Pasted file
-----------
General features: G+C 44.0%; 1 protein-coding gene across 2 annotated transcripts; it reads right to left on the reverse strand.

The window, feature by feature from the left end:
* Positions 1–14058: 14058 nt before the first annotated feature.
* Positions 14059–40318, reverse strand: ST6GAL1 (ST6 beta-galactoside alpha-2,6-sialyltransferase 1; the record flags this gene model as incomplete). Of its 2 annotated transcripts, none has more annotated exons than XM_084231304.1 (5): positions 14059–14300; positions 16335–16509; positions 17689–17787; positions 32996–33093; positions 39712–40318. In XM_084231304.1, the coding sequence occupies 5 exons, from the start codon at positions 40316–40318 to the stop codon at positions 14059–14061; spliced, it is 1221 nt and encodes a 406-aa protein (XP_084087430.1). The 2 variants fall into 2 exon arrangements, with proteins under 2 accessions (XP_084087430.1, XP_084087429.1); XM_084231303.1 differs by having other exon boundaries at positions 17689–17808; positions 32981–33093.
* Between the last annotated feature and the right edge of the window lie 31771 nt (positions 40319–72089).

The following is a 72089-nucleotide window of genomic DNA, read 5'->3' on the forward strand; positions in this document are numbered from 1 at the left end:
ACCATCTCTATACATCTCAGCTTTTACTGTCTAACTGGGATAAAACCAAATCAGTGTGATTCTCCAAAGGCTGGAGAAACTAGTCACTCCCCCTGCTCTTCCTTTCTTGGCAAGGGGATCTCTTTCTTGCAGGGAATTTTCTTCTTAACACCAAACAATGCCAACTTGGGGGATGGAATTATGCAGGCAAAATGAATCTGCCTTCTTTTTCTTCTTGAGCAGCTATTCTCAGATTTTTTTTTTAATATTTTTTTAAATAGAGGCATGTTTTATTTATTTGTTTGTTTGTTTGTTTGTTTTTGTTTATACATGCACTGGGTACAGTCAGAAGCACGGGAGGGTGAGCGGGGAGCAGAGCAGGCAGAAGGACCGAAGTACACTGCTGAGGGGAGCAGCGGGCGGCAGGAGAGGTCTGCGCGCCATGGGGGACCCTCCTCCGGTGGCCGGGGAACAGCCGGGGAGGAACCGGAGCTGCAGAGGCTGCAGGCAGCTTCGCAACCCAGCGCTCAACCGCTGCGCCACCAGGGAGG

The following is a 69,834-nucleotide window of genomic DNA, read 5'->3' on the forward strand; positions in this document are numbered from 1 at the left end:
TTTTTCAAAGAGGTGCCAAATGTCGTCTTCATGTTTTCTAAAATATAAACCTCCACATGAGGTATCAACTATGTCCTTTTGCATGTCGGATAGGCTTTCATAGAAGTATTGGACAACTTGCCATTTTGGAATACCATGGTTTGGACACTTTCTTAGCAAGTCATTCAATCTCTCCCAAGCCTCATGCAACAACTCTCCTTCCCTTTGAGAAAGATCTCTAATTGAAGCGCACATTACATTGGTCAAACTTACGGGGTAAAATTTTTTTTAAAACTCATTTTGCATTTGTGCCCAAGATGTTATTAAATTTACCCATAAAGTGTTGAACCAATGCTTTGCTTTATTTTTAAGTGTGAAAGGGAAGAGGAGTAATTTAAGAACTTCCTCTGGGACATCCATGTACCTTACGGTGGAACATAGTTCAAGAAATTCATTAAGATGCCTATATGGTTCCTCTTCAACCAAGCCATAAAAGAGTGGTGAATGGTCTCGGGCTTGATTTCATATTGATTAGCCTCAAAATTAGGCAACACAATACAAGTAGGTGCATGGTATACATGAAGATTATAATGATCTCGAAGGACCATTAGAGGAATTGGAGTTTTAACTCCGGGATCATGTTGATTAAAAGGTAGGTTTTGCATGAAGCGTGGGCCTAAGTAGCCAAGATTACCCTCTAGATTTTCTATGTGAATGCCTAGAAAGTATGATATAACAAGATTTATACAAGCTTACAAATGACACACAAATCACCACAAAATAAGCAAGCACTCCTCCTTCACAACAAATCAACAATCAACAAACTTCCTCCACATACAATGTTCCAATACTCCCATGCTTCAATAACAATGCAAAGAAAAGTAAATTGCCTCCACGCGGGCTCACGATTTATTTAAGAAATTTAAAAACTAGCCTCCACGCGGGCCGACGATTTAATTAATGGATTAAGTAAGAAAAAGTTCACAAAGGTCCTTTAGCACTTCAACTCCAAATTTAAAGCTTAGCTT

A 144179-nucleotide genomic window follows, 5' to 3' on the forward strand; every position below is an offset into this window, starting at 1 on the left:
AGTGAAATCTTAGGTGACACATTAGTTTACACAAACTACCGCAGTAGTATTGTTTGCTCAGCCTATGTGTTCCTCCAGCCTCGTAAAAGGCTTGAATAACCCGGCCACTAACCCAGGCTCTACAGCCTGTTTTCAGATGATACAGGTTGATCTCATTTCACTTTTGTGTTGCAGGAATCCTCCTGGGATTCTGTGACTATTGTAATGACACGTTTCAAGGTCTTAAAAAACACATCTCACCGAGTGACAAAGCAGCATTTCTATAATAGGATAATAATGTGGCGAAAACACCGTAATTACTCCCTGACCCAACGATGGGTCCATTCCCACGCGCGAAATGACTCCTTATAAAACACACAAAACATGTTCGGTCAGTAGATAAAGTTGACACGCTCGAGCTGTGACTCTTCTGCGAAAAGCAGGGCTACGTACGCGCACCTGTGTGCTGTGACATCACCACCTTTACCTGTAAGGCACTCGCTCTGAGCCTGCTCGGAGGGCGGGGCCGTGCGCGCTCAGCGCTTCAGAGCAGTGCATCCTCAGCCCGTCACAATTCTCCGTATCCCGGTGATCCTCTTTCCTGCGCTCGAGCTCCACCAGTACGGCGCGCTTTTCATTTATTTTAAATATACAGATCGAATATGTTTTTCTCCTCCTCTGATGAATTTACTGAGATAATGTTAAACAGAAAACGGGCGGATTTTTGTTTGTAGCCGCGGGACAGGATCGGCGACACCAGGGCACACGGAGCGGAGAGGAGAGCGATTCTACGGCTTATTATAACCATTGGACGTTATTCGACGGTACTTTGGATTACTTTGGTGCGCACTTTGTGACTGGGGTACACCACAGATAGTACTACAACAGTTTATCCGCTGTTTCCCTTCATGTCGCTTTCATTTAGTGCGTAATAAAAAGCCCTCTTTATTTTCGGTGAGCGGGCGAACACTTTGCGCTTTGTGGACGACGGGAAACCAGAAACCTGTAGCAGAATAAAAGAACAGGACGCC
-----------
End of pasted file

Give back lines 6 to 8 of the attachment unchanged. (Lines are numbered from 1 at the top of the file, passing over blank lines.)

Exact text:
The following is a 72089-nucleotide window of genomic DNA, read 5'->3' on the forward strand; positions in this document are numbered from 1 at the left end:
ACCATCTCTATACATCTCAGCTTTTACTGTCTAACTGGGATAAAACCAAATCAGTGTGATTCTCCAAAGGCTGGAGAAACTAGTCACTCCCCCTGCTCTTCCTTTCTTGGCAAGGGGATCTCTTTCTTGCAGGGAATTTTCTTCTTAACACCAAACAATGCCAACTTGGGGGATGGAATTATGCAGGCAAAATGAATCTGCCTTCTTTTTCTTCTTGAGCAGCTATTCTCAGATTTTTTTTTTAATATTTTTTTAAATAGAGGCATGTTTTATTTATTTGTTTGTTTGTTTGTTTGTTTTTGTTTATACATGCACTGGGTACAGTCAGAAGCACGGGAGGGTGAGCGGGGAGCAGAGCAGGCAGAAGGACCGAAGTACACTGCTGAGGGGAGCAGCGGGCGGCAGGAGAGGTCTGCGCGCCATGGGGGACCCTCCTCCGGTGGCCGGGGAACAGCCGGGGAGGAACCGGAGCTGCAGAGGCTGCAGGCAGCTTCGCAACCCAGCGCTCAACCGCTGCGCCACCAGGGAGG

The following is a 69,834-nucleotide window of genomic DNA, read 5'->3' on the forward strand; positions in this document are numbered from 1 at the left end: